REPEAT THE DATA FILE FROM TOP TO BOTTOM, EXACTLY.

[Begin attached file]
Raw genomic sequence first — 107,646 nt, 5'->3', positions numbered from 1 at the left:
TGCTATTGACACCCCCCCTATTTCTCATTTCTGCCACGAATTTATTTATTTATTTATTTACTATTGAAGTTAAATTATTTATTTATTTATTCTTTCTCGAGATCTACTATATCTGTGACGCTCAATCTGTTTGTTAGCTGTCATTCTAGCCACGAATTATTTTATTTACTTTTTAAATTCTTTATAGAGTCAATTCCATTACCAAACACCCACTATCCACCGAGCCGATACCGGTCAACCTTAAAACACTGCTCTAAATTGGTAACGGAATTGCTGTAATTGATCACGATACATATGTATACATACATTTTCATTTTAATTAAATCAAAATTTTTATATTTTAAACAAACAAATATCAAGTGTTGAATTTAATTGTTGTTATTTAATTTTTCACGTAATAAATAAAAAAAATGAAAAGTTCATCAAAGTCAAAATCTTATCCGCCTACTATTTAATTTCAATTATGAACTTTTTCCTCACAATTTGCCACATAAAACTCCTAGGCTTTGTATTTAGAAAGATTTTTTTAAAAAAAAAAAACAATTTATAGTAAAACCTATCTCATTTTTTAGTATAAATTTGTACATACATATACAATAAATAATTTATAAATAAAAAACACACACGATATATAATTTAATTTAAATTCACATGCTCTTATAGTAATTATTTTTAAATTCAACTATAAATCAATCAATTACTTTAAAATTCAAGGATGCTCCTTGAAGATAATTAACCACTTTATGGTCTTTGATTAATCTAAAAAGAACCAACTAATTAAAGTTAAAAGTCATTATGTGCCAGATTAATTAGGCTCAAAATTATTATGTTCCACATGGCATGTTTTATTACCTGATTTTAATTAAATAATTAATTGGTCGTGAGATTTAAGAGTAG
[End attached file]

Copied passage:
Raw genomic sequence first — 107,646 nt, 5'->3', positions numbered from 1 at the left:
TGCTATTGACACCCCCCCTATTTCTCATTTCTGCCACGAATTTATTTATTTATTTATTTACTATTGAAGTTAAATTATTTATTTATTTATTCTTTCTCGAGATCTACTATATCTGTGACGCTCAATCTGTTTGTTAGCTGTCATTCTAGCCACGAATTATTTTATTTACTTTTTAAATTCTTTATAGAGTCAATTCCATTACCAAACACCCACTATCCACCGAGCCGATACCGGTCAACCTTAAAACACTGCTCTAAATTGGTAACGGAATTGCTGTAATTGATCACGATACATATGTATACATACATTTTCATTTTAATTAAATCAAAATTTTTATATTTTAAACAAACAAATATCAAGTGTTGAATTTAATTGTTGTTATTTAATTTTTCACGTAATAAATAAAAAAAATGAAAAGTTCATCAAAGTCAAAATCTTATCCGCCTACTATTTAATTTCAATTATGAACTTTTTCCTCACAATTTGCCACATAAAACTCCTAGGCTTTGTATTTAGAAAGATTTTTTTAAAAAAAAAAAACAATTTATAGTAAAACCTATCTCATTTTTTAGTATAAATTTGTACATACATATACAATAAATAATTTATAAATAAAAAACACACACGATATATAATTTAATTTAAATTCACATGCTCTTATAGTAATTATTTTTAAATTCAACTATAAATCAATCAATTACTTTAAAATTCAAGGATGCTCCTTGAAGATAATTAACCACTTTATGGTCTTTGATTAATCTAAAAAGAACCAACTAATTAAAGTTAAAAGTCATTATGTGCCAGATTAATTAGGCTCAAAATTATTATGTTCCACATGGCATGTTTTATTACCTGATTTTAATTAAATAATTAATTGGTCGTGAGATTTAAGAGTAG